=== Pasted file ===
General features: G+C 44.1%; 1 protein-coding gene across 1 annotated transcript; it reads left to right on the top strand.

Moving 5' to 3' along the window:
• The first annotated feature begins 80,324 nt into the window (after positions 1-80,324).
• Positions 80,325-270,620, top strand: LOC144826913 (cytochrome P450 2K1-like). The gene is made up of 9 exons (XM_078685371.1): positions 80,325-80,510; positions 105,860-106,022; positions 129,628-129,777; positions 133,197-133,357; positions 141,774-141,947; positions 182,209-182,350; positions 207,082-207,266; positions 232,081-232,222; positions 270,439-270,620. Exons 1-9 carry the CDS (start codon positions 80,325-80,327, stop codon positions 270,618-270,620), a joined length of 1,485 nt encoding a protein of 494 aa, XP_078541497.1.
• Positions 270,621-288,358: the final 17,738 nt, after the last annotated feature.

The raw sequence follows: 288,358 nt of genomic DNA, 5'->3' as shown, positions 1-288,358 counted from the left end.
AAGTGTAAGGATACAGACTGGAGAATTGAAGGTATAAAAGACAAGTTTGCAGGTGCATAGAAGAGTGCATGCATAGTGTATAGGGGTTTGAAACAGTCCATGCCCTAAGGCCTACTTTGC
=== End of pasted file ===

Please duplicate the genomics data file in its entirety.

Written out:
General features: G+C 44.1%; 1 protein-coding gene across 1 annotated transcript; it reads left to right on the top strand.

Moving 5' to 3' along the window:
• The first annotated feature begins 80,324 nt into the window (after positions 1-80,324).
• Positions 80,325-270,620, top strand: LOC144826913 (cytochrome P450 2K1-like). The gene is made up of 9 exons (XM_078685371.1): positions 80,325-80,510; positions 105,860-106,022; positions 129,628-129,777; positions 133,197-133,357; positions 141,774-141,947; positions 182,209-182,350; positions 207,082-207,266; positions 232,081-232,222; positions 270,439-270,620. Exons 1-9 carry the CDS (start codon positions 80,325-80,327, stop codon positions 270,618-270,620), a joined length of 1,485 nt encoding a protein of 494 aa, XP_078541497.1.
• Positions 270,621-288,358: the final 17,738 nt, after the last annotated feature.

The raw sequence follows: 288,358 nt of genomic DNA, 5'->3' as shown, positions 1-288,358 counted from the left end.
AAGTGTAAGGATACAGACTGGAGAATTGAAGGTATAAAAGACAAGTTTGCAGGTGCATAGAAGAGTGCATGCATAGTGTATAGGGGTTTGAAACAGTCCATGCCCTAAGGCCTACTTTGC